Stephen, I fully understand the reasons behind wanting to run/walk but the achilles injury presents a real long term risk to your further participation in events from 5k upwards. As with AG I would definitely recommend you defer til next year and seek some physio on the achilles as unfortunately it will not really respond to rest alone. (I myself pulled out last year due to lack of training due to virus as I have too much respect for the distance!) BOL whatever you decide.
Hi Natalie as people before have said - a training plan is very helpful and running hard every day is a recipe for breakdown. That said you dont need a hi-tech gizmo solution. Variety is the key.
eg easy run with fast last mile - easy first half/three quarters pace second half =easy paced run with 5 or 6 fast intervals of around 400 metres once you've warmed up - 10x200m hill sessions with jog recovery on downhill- and of course building up to doing 7/8 miles easy run once a week. The secret is to ensure you are fully recovered from the last hard session before doing another one. Of course if you have access to a treadmill you can be certain of pace and distance and elevation (i use 5% for hillwork) and in this case I would recommend you have alook at McMillan running calculator on the web which identifies relevant training paces based on your current ability.
Your body will tell you how youre feeling so dont ignore what its telling you (yes I speak from experience!)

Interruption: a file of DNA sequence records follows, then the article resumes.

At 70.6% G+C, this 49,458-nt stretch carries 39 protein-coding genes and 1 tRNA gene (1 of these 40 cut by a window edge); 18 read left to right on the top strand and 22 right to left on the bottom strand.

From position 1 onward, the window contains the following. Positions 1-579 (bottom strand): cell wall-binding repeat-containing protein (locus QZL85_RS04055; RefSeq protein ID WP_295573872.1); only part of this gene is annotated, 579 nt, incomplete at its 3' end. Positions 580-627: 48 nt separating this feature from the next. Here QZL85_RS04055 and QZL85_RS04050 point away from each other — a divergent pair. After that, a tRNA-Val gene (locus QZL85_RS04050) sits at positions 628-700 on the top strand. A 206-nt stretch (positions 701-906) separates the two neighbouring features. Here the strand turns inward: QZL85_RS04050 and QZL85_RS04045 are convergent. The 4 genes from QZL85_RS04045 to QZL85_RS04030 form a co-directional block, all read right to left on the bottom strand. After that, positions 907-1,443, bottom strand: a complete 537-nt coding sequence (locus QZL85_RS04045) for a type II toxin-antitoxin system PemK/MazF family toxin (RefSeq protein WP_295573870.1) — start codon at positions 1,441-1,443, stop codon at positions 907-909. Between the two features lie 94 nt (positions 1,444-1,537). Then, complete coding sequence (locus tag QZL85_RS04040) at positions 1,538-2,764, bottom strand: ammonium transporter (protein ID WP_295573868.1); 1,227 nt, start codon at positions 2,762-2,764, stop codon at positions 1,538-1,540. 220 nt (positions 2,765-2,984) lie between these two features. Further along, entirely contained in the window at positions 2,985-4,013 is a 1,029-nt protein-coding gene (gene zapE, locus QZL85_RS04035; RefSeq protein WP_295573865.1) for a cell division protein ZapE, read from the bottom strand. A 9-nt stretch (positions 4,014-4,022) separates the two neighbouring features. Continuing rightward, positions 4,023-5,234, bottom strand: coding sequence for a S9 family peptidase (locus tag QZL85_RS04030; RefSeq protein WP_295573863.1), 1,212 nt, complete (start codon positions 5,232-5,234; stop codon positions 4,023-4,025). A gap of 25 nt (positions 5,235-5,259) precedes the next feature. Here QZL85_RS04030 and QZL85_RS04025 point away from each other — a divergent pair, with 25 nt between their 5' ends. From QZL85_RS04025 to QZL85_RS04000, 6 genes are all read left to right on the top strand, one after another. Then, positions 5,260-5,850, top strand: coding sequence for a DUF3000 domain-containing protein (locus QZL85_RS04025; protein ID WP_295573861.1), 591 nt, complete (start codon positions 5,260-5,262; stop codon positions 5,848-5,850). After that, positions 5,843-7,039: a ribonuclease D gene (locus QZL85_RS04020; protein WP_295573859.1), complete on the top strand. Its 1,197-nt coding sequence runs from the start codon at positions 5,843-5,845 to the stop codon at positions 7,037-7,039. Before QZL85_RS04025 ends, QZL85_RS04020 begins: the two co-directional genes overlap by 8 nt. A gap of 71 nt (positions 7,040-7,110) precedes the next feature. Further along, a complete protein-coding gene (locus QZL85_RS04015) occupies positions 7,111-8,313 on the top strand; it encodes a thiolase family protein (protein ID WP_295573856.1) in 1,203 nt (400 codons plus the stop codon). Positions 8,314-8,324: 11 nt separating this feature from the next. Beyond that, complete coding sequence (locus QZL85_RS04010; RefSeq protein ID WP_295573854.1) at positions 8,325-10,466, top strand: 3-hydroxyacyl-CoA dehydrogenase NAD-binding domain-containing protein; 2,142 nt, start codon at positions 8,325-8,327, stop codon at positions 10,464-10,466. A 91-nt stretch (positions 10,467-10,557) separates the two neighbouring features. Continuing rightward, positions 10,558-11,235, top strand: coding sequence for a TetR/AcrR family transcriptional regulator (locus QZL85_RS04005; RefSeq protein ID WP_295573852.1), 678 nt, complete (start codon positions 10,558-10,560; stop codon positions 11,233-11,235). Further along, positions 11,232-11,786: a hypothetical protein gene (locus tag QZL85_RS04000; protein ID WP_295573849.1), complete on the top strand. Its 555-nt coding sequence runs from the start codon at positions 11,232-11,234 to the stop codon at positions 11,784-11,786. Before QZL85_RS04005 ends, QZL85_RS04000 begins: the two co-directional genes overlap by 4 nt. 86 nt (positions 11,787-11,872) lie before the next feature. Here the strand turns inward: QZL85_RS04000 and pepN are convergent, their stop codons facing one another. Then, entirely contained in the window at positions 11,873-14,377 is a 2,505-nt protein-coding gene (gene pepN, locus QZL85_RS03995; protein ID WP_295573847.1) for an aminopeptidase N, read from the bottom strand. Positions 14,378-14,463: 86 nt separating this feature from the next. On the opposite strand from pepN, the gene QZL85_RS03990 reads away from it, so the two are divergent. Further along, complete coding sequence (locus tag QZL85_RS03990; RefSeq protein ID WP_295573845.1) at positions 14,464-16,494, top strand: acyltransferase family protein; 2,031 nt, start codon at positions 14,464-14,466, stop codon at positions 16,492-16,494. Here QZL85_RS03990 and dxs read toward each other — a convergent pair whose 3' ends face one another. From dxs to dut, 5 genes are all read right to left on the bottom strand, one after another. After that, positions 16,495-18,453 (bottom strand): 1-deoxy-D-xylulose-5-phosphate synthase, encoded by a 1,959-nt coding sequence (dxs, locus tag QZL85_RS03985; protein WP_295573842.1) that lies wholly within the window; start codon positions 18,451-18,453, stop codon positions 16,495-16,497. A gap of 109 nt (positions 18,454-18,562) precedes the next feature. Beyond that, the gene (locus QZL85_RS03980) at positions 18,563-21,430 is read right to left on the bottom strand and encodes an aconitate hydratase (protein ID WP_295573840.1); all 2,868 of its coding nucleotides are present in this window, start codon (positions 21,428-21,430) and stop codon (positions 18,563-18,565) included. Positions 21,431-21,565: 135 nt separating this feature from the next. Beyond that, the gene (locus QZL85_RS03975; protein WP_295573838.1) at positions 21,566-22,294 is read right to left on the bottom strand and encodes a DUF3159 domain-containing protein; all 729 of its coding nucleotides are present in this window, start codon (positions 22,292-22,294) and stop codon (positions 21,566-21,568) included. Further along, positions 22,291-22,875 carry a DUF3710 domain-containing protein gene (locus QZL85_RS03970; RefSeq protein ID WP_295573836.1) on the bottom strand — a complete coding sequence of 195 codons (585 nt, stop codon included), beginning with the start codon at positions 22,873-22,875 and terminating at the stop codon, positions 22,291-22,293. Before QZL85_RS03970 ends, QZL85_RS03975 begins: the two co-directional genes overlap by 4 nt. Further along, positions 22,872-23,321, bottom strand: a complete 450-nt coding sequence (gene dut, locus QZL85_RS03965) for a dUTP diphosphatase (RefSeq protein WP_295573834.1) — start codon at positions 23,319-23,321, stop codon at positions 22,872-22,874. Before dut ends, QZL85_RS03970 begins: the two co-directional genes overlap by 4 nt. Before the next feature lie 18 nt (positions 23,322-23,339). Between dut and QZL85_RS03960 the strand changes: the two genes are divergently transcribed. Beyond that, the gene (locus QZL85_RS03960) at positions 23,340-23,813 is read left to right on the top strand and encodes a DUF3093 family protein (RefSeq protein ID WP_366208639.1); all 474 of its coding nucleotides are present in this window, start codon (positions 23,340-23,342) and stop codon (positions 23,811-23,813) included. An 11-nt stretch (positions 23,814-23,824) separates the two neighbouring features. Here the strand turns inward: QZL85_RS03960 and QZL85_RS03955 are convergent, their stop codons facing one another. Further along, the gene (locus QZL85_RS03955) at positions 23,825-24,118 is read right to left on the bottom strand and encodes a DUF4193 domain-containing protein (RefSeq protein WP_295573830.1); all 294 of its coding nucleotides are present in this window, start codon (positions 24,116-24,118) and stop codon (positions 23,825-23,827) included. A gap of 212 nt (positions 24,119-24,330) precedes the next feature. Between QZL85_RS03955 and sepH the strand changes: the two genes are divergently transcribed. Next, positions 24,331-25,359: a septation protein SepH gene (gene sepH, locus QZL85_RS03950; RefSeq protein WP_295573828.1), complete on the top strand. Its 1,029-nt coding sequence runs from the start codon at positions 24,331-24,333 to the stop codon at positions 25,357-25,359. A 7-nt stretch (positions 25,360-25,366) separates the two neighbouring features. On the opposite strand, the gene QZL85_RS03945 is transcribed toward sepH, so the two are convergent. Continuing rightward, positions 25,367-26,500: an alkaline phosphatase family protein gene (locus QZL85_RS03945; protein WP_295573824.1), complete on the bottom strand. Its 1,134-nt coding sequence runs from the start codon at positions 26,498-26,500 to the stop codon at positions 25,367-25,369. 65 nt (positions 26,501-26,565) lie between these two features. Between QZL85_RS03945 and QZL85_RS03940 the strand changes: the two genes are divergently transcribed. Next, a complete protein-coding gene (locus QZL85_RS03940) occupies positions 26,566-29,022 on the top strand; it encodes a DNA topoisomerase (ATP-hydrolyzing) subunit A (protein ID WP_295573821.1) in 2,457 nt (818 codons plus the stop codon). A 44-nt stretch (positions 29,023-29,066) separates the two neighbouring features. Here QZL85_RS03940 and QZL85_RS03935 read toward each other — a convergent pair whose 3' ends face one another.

I have completed several 10 milers and always benefitted from having done at least 3 training runs of that distance prior to a race. The benefits are both physical (increased endurance) and psychological (you're not expending energy worrying if you can last the distance) Its one less factor to have to consider. If its done at long slow run pace then I would do my last one 2 weeks before the event. Come the last week of training I would recommend cutting your mileage by 50% to ensure you take to the start line refreshed and raring to go. RW have a no programmes on the net which would be helpful to follow.
I hope yur probs will soon be in the past. Re the particular issue of running shoes in ..in my experience modern trainers dont need to be 'run in'' anymore (well not for 10k)It'll be enough for you to have run in them a couple of times so psychologically its not a concern pre-race! Best of luck.
You could say a unilateral declaration of independence! The only thing is at the Olympics no one will want to sacrifice their chances by being a pacemaker (sorry domestique!) for him so he will either have to go it alone or take his chances with fortune as others try to slow it down for a fast last 200m?